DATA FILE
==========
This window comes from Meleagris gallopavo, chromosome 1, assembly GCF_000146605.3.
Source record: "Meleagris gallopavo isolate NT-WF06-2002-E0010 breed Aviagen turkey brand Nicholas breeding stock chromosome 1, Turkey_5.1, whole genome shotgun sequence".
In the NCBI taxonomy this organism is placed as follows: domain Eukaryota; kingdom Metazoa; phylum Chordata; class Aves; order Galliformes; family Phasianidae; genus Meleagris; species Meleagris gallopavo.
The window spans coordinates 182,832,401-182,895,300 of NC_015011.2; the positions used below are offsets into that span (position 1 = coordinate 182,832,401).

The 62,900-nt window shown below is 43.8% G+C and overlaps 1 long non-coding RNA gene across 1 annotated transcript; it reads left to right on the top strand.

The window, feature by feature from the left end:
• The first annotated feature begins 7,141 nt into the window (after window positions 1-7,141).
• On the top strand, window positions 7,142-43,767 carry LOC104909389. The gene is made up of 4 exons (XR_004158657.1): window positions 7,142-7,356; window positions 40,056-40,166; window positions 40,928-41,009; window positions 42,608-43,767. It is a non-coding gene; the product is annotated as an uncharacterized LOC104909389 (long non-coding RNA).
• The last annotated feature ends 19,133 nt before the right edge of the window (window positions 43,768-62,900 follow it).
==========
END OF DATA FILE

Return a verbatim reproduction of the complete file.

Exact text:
This window comes from Meleagris gallopavo, chromosome 1, assembly GCF_000146605.3.
Source record: "Meleagris gallopavo isolate NT-WF06-2002-E0010 breed Aviagen turkey brand Nicholas breeding stock chromosome 1, Turkey_5.1, whole genome shotgun sequence".
In the NCBI taxonomy this organism is placed as follows: domain Eukaryota; kingdom Metazoa; phylum Chordata; class Aves; order Galliformes; family Phasianidae; genus Meleagris; species Meleagris gallopavo.
The window spans coordinates 182,832,401-182,895,300 of NC_015011.2; the positions used below are offsets into that span (position 1 = coordinate 182,832,401).

The 62,900-nt window shown below is 43.8% G+C and overlaps 1 long non-coding RNA gene across 1 annotated transcript; it reads left to right on the top strand.

The window, feature by feature from the left end:
• The first annotated feature begins 7,141 nt into the window (after window positions 1-7,141).
• On the top strand, window positions 7,142-43,767 carry LOC104909389. The gene is made up of 4 exons (XR_004158657.1): window positions 7,142-7,356; window positions 40,056-40,166; window positions 40,928-41,009; window positions 42,608-43,767. It is a non-coding gene; the product is annotated as an uncharacterized LOC104909389 (long non-coding RNA).
• The last annotated feature ends 19,133 nt before the right edge of the window (window positions 43,768-62,900 follow it).